MDB2 provides a quote() method to quote a value into a DBMS specific format that is suitable to compose query statements. It has four parameters (only the first one is required): the value to be quoted, its datatype, whether or not to quote the value, and whether or not to escape the wildcards in the value. If you don't provide the datatype, it will be guessed from the value.
Example 39-1. Doing a query with quoted values
With the third parameter of the quote() you can specify whether or not the above fields should be individually quoted:
Example 39-2. Individually choose the values to be quoted
The above example will quote the fields and the resulting SQL will look as such:
INSERT INTO sometable FIELDS (textfield1, boolfield2, datefield3) VALUES ('blah', 1, '2006-02-21')
NB: If you use prepared statements, then quoting will be done automatically, you don't need to do it yourself.
You can quote the db identifiers (table and field names) with quoteIdentifier(). The delimiting style depends on which database driver is being used. NOTE: just because you CAN use delimited identifiers, it doesn't mean you SHOULD use them. In general, they end up causing way more problems than they solve. Anyway, it may be necessary when you have a reserved word as a field name (in this case, we suggest you to change it, if you can). Also, don't use quoteIdentifier() if you have a period in the table name itself (which, BTW, is a really bad idea), since it will consider it as a schema.table pair.
Some of the internal MDB2 methods generate queries. Enabling the quote_identifier option of MDB2 you can tell MDB2 to quote the identifiers in these generated queries. For all user supplied queries this option is irrelevant.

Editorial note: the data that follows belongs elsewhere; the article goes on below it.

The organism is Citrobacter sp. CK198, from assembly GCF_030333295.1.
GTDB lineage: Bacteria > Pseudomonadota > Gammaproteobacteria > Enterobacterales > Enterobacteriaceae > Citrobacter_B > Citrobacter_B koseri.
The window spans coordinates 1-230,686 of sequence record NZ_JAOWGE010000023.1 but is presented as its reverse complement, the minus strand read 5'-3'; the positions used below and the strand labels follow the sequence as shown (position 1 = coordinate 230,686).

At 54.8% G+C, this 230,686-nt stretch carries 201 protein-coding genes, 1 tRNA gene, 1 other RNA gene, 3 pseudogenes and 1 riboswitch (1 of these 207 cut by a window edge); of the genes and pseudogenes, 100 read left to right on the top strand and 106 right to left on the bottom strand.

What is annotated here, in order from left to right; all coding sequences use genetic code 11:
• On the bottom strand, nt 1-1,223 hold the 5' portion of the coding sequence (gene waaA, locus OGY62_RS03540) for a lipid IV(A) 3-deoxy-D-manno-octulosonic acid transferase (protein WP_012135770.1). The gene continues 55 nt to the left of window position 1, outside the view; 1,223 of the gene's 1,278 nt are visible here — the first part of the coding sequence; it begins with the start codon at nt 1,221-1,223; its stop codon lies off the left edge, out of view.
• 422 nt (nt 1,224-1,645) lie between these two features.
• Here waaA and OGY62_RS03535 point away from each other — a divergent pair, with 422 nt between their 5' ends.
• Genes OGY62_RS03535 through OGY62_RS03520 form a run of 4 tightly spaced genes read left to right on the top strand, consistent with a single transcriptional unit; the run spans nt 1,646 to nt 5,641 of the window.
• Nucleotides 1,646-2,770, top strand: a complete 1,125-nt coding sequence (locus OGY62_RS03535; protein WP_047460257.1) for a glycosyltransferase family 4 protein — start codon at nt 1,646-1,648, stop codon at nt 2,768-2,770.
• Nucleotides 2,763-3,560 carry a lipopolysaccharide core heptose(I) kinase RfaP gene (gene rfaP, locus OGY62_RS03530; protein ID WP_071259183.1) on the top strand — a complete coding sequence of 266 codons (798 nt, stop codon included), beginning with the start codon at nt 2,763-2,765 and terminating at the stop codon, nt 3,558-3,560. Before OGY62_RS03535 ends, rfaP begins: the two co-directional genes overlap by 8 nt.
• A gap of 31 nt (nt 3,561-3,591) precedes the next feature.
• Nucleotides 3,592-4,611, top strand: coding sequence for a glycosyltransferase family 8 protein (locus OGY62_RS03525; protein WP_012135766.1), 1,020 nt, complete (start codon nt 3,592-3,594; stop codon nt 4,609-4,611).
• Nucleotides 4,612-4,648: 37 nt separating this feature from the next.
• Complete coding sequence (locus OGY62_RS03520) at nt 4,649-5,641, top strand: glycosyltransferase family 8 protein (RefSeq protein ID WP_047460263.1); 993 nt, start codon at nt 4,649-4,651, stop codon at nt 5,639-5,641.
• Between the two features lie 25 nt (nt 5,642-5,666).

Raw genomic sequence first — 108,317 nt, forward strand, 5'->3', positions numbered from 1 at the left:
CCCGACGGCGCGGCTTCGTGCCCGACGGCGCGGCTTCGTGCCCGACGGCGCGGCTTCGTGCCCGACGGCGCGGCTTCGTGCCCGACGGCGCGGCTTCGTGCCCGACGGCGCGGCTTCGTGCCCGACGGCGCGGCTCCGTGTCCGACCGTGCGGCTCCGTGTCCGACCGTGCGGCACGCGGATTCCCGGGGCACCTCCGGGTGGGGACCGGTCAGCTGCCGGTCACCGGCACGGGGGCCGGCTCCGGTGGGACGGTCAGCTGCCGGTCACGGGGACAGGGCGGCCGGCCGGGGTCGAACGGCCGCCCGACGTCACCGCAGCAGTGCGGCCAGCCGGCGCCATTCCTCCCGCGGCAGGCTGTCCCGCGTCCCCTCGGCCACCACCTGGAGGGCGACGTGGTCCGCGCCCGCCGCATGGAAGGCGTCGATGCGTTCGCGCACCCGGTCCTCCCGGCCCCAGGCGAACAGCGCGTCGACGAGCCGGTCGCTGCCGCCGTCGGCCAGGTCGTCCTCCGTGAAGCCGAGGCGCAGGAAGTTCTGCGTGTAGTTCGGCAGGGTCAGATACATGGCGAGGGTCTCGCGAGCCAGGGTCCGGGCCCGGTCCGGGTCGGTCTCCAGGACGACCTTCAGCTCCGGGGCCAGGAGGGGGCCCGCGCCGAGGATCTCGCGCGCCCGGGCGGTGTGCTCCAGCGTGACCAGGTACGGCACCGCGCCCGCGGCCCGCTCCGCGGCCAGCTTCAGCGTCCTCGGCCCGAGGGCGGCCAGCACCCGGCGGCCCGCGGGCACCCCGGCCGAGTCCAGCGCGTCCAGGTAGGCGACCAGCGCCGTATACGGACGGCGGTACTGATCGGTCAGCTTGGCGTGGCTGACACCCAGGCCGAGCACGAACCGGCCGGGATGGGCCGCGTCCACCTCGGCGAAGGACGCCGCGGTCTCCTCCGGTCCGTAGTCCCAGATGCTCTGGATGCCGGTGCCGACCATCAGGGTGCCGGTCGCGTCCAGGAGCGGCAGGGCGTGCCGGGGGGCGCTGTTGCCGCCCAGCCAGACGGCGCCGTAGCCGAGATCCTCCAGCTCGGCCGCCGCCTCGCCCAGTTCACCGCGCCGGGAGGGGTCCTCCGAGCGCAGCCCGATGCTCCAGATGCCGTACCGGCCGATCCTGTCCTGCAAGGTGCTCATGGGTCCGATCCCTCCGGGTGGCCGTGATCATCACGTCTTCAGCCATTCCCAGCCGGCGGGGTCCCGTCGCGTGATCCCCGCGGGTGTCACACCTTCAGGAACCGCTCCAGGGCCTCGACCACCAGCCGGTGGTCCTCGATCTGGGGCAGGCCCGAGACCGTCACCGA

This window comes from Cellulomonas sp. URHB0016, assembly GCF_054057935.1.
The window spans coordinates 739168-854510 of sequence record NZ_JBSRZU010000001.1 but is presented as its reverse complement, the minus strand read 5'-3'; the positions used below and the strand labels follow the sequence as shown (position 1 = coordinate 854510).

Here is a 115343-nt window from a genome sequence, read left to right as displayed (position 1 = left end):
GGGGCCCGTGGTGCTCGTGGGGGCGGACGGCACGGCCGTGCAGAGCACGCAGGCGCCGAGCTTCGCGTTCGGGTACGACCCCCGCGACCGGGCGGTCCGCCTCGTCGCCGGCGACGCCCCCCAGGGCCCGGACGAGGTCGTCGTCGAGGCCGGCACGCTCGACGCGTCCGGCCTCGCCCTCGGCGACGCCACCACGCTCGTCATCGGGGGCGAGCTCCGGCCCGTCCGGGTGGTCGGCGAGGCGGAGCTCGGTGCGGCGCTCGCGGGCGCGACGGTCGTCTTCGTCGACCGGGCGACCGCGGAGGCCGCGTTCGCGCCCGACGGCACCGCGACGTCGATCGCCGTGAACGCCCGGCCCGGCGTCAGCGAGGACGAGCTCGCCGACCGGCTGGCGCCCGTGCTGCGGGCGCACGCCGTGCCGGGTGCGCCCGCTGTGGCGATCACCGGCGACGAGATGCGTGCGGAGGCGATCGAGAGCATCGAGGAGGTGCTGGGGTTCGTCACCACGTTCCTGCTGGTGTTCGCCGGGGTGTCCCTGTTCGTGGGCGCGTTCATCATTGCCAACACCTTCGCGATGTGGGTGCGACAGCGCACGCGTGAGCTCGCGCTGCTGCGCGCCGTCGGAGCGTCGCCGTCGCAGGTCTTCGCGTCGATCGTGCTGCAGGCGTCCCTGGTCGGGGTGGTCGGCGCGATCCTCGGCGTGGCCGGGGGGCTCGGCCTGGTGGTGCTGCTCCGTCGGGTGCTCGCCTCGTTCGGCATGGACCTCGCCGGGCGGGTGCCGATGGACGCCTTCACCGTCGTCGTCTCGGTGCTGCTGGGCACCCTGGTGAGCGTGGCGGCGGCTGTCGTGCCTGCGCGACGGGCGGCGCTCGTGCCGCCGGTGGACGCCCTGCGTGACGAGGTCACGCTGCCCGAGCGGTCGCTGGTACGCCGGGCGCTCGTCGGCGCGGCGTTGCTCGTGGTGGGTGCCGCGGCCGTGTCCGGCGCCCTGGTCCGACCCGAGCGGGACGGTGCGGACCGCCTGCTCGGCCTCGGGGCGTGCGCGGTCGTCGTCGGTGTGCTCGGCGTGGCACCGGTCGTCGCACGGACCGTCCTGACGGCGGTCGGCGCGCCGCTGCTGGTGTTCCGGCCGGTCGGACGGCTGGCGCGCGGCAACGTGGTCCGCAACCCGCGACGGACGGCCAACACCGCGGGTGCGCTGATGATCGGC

Portability is broken by using the following characters inside delimited identifiers:
backtick (`) -- due to MySQL
double quote (") -- due to Oracle
brackets ([ or ]) -- due to Access
Delimited identifiers are known to generally work correctly under the following drivers:
Within the MDB2 API there are a number of options to set the quoting options, one of which simply quotes the identifiers within the abstraction, the other quotes the field values on insert/update etc. when using the prepared statements methods.
When using the quote_identifier option, all of the field identifiers will be automatically quoted in the resulting SQL statements:
SELECT * FROM `sometable` WHERE `id` = '123';
SELECT * FROM sometable WHERE id='123';
If you want to escape a value, without surrounding it with quotes, you can use the escape() method. If you also want to escape the wildcards (_ and %), set the second parameter to TRUE
If you just want to escape the wildcards in a value, you can use the escapePattern() method.